It’s like the first McDonald’s that came to Japan. [This project] is like that first McDonald’s. Just having one of us in Japan won’t make a lot of difference, but this could lead to the second and the third until there’s a bunch of us in Japan and everybody knows about it. I hope that this first step will lead to that. It’s not going to happen right away, but I hope that in two or three years, Kickstarter will be a regular thing that people here use to create their games.
NY: Of course, Project Phoenix was the first...
USG: Given the leading step you’re taking here, do you feel any extra pressure? Like there are a lot of eyes on you?
KI: A lot of people have asked me the same thing. People have asked me, “Isn’t there extra pressure getting the users’ money ahead of time, before you create the game?” But it’s basically the same thing. It’s just a matter of when you receive the money. During my Capcom days, I was creating games with the money we’d already received from users. So I feel the same responsibility to them. It’s just a matter of when the money comes – now or later.
I felt that same pressure and responsibility toward the users before, and on top of that, I’d feel pressure and responsibility toward Capcom, because I was using Capcom’s money to make my games. But now I’m not using Capcom’s money. It’s purely the users’ money. So the pressure is actually only half of what it used to be. I feel more free. There’s something that’s more pure going on here than what I was experiencing back in the older days.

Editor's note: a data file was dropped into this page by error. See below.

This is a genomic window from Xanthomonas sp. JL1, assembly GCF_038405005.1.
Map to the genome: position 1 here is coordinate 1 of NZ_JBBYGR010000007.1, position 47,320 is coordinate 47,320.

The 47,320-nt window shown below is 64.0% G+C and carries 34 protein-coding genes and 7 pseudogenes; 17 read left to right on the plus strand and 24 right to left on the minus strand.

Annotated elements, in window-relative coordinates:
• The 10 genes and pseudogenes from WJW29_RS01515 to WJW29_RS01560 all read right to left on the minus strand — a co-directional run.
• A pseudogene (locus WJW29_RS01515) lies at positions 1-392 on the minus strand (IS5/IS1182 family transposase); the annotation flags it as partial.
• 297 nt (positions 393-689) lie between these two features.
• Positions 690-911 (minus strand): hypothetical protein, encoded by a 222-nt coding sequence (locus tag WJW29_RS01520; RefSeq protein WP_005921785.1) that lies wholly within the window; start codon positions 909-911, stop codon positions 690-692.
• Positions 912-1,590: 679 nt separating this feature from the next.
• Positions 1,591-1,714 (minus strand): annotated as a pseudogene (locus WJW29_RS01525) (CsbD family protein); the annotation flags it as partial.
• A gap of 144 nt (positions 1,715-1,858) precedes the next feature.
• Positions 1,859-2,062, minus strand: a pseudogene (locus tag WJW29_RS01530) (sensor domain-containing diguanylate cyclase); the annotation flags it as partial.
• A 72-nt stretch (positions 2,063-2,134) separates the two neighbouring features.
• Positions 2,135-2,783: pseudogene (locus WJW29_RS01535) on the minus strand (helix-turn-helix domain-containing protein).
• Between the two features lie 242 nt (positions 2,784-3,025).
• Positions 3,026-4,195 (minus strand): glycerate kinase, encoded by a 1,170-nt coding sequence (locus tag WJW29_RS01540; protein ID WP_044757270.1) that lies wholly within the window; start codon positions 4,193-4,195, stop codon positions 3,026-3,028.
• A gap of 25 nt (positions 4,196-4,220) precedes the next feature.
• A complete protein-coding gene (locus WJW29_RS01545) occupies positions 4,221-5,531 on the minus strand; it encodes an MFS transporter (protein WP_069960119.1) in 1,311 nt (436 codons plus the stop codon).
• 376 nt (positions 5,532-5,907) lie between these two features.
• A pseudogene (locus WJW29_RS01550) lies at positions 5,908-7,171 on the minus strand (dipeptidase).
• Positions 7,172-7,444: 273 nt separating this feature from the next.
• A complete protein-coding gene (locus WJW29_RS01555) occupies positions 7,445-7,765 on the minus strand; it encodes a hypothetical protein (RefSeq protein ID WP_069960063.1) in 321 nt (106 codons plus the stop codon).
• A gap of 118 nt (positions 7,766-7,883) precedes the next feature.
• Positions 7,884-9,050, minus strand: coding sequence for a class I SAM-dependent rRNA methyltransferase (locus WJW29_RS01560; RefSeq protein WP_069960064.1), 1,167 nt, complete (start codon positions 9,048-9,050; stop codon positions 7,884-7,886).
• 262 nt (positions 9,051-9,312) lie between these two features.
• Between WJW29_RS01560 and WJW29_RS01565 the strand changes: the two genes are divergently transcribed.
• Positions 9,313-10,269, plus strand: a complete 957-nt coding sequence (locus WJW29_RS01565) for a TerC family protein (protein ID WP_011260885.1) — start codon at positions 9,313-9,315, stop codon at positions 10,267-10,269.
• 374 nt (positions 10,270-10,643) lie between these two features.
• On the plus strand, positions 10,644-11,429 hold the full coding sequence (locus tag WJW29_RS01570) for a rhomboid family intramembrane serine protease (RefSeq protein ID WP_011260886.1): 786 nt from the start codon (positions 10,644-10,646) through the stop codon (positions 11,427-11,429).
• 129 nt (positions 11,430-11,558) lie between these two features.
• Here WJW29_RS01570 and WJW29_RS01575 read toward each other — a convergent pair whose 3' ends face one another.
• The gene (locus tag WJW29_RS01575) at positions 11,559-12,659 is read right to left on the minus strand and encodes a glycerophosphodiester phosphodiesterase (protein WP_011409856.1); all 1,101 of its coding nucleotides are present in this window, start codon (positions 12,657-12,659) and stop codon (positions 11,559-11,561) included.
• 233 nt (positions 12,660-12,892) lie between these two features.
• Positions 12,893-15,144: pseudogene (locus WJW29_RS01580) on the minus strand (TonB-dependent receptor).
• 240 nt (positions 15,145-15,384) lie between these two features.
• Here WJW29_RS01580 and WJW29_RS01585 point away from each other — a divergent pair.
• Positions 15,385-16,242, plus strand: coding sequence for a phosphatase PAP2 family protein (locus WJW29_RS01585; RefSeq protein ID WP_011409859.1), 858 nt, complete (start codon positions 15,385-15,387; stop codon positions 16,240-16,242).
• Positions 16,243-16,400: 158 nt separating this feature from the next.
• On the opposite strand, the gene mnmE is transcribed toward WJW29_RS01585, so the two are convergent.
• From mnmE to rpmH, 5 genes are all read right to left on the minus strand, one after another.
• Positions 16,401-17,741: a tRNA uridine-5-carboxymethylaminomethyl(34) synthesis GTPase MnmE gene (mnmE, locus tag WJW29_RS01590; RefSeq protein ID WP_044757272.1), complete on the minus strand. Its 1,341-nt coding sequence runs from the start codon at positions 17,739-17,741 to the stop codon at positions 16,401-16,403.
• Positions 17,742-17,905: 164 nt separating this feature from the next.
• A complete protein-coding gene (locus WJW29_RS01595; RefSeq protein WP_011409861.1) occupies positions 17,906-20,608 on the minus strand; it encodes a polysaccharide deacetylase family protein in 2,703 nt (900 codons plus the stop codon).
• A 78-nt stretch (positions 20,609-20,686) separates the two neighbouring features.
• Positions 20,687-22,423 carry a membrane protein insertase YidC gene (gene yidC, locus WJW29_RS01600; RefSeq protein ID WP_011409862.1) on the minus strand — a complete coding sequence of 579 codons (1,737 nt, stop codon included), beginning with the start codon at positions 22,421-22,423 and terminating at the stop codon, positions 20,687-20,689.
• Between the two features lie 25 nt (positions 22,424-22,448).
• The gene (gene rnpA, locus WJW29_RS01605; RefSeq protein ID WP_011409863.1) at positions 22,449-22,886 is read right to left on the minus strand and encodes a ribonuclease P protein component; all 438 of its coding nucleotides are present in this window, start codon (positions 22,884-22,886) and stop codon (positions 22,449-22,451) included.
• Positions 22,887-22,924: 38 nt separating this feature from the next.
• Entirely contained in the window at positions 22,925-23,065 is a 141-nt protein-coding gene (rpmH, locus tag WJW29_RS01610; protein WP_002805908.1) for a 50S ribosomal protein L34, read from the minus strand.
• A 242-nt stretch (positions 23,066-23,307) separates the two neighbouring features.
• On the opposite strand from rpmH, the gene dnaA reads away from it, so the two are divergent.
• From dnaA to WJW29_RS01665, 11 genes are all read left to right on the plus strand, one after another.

USG: Actually, what I meant by pressure was not so much about the nature of Kickstarter, but the fact that you are one of the first high-profile Japanese projects, and an independent project as well, to take this route. Is there any pressure of expectation from other developers looking toward how this goes for you?
KI: I’ve always been at the forefront of creating new things and doing new things. Maybe not on the level of someone like Shigeru Miyamoto, but I’ve always tried to do new and innovative things. Once, when people were saying it was the end of Capcom, I was there to prove them wrong. I was leading everyone to show that it wasn’t the end of Capcom. I’m used to being looked at in that kind of position, so I’m not feeling too much pressure there. Personality-wise, I’m able to stay relaxed, even though I’m in that position.